Multiple cultural personality disorder

by CynthiaYockey on February 15, 2009

The so-called “honor murder” of Aasiya Z. Hassan, 37, in Orchard Park, New York, by her husband, Muzzammil Hassan, 44 — he turned himself in to police, so there’s nothing “alleged” about it — motivated me to track down the Washington Post’s coverage of another honor murder in Potomac, Maryland, in 2001.

Marianne I. Oweiss, 49, who was German, was murdered by her Egyptian gynecologist (*cringe*) husband, Zakariah Oweiss, in their home in super-posh Potomac, Maryland, on August 15, 2001. The Washington Post story (available here and here) does not identify the murderer as Muslim.

Marianne and I worked as Realtors in different offices of Coldwell Banker Realty Pros (later purchased by Coldwell Banker Residential Brokerage) and I did not know her personally. But simply working at the same company, having been in the same room for company banquets, was enough proximity for me to feel the horror and senselessness of her death very deeply. I don’t want her forgotten.

When I read Michelle Malkin’s piece on Aasiya Z. Hassan’s murder here, she quoted Daniel Pipes, who noted that Phyllis Chesler has a forthcoming piece on honor murder.

I Googled to see what else Chesler might have written on the subject and came up with an interview she had in 2006 with Kathryn Jean Lopez, which was published at the National Review Online here. Chesler has an unusual insight into the subjects of Islam, women’s rights and feminism not only as an extraordinarily gifted thinker and writer but also as a Jew who married her Afghani Muslim college sweetheart and lived in Afghanistan under strict Islamic laws until she could escape.

Regarding her captivity in Afghanistan in the early 1960s due to her marriage, Chesler says:

My experience taught me some important lessons that are currently of vital importance to Americans.

First, I learned that both evil and barbarism are indigenous to every culture and not caused by imperialism, colonialism, or Zionism — as the Western intelligentsia would have it. Afghanistan had never ever been occupied by the British, who literally died in droves trying to invade. The refusal to enter the 20th century was an entirely Afghan and Muslim decision. I was there in 1961, long before the Taliban made things much harsher for girls and women.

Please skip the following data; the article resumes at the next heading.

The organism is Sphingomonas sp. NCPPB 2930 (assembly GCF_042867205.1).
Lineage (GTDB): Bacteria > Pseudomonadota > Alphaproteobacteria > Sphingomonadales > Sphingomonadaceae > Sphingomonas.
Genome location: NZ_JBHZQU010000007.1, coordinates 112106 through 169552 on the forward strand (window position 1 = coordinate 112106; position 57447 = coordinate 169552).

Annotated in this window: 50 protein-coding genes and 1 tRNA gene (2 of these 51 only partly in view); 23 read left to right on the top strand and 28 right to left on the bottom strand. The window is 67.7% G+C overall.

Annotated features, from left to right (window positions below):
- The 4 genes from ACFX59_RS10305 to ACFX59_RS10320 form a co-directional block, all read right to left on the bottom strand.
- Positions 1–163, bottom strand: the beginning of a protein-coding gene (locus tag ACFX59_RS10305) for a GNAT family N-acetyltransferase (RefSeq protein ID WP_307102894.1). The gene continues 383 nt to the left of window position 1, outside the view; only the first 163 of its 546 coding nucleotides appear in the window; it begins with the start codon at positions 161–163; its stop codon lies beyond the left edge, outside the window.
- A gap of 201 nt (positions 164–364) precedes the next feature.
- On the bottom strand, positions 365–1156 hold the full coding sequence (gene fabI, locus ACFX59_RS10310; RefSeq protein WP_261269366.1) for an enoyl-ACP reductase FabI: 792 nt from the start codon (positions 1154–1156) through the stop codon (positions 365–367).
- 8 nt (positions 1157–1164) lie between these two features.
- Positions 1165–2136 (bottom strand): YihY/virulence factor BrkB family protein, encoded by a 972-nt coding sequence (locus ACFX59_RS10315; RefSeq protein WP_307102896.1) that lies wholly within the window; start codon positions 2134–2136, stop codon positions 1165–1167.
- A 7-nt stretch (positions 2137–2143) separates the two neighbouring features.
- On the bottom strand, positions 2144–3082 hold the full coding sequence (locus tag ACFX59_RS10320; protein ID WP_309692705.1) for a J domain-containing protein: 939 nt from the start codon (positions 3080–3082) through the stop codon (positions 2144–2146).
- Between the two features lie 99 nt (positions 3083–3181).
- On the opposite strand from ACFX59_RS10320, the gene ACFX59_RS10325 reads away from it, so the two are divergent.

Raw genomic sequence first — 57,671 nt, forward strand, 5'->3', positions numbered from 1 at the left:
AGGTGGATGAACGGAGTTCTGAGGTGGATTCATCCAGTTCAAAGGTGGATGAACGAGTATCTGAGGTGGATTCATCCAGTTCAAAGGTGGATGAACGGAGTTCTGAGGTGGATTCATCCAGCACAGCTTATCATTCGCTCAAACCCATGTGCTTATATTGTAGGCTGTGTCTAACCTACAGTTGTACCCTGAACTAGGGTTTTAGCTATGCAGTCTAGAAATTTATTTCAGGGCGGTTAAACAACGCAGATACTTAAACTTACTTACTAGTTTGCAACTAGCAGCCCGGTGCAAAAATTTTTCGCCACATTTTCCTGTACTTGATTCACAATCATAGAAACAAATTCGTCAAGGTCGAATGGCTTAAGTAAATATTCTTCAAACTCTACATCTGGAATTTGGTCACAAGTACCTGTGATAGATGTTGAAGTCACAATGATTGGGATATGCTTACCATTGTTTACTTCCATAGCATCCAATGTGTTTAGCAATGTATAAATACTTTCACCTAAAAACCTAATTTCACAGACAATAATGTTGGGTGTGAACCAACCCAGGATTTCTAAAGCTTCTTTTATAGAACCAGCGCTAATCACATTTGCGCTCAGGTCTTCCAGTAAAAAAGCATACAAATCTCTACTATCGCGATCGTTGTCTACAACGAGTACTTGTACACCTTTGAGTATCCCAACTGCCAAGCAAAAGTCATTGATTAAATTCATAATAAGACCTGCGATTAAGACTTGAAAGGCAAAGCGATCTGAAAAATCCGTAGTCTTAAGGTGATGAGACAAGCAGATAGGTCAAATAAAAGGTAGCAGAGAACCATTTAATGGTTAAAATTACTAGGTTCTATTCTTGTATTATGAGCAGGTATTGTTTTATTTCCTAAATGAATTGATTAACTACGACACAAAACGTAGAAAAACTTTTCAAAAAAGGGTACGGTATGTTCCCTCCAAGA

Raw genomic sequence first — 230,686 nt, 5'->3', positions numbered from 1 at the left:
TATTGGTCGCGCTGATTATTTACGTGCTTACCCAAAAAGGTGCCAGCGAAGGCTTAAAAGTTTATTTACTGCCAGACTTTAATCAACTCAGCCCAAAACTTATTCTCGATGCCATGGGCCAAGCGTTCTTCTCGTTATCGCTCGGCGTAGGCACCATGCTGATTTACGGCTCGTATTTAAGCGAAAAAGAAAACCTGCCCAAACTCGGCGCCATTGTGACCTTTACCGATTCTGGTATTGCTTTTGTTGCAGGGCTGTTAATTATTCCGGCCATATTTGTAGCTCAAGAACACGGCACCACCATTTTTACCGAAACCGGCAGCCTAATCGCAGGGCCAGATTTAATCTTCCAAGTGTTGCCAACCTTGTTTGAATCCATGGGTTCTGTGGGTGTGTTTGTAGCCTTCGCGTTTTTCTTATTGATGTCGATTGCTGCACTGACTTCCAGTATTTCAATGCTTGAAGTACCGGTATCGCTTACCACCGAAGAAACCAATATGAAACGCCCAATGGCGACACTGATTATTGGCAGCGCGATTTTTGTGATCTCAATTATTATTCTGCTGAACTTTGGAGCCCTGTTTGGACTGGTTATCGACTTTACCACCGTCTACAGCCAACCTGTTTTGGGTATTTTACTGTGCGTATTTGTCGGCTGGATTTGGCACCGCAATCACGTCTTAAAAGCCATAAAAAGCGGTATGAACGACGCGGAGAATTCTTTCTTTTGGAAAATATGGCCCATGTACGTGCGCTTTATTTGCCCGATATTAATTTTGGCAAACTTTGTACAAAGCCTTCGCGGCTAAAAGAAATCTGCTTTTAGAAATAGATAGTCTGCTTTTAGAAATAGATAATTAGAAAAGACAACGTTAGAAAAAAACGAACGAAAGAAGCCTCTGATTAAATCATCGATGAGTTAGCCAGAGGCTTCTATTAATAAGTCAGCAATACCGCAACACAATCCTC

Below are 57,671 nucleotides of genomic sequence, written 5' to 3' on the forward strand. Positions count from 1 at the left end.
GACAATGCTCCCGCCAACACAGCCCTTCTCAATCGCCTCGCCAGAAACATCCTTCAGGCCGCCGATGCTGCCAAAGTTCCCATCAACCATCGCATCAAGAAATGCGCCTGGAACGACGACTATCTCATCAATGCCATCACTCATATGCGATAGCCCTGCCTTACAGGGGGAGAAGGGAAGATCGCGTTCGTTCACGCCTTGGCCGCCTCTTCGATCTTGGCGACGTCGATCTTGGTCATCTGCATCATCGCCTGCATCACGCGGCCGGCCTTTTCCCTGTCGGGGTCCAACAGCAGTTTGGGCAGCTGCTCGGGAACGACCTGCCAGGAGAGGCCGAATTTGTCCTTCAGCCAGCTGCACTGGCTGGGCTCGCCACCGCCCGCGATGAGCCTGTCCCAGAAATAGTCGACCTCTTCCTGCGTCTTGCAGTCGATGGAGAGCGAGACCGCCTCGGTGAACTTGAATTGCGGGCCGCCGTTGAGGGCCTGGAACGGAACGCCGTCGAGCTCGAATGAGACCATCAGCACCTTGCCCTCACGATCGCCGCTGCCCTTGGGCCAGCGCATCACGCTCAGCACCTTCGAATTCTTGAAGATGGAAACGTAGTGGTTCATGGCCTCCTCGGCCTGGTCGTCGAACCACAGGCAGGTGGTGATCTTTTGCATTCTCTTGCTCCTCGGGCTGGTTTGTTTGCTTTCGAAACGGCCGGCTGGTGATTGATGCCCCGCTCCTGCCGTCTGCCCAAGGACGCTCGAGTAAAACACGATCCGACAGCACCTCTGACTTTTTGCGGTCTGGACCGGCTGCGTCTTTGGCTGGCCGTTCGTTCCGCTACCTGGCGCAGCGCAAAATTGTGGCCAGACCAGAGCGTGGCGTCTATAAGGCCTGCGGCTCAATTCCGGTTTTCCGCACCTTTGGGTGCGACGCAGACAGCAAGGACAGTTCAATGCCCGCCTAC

Second, I learned that Muslims who can pass for Westerners often have multiple cultural personalities. In the West, they are like us; in the East, they are not. In a jihadic era, when jihadists are moving among us and have access to our most advanced ideas about tolerance and to our technology, it is important to keep this in mind.

Third, I also learned that America may not be perfect, but it is not the worst country in the world; rather, it is the best country. It is a perspective that I would like other Americans, especially our academics, to ponder. What we have here would constitute a revolution in any Arab and Muslim country.

Fourth, I am not a cultural relativist. I have seen the lives of poor people and of women in a third-world country and believe that they are entitled to the same rights and freedoms that Western people enjoy. We have a moral imperative to assist in the modernization of all human cultures; how to do so, and at what cost, remain unanswered, burning questions.

Finally, every day I lived in Kabul my mother-in-law tried to convert me to Islam. She eventually scorned me as the “Yahud” (the “Jew”). Thus, I became finely attuned to religious apartheid as well. I understood that, with some exceptions, Muslims do not have a history or a psychology of tolerating other religions very well; on the contrary. Islamic history is one in which Muslims have taxed, impoverished, jailed, murdered, or exiled all those who do not convert to Islam. Today, the level of anti-American and anti-Jewish propaganda in the Islamic world is lethal, toxic, and has unleashed a global jihad against both Israel and the West. We cannot afford to tolerate the intolerant nor can we afford to minimize the dangers to our civilization posed by Islamist fanatics who have successfully hijacked their religion and peoples.

H/T to Gateway Pundit, whose coverage of Aasiya Z. Hassan’s murder was the first that I saw.

Update: Dr. Chesler now has a piece on this murder at Pajamas Media here. It is not the piece mentioned above by Daniel Pipes, but Dr. Chesler says the publication date for that piece may now be moved up.

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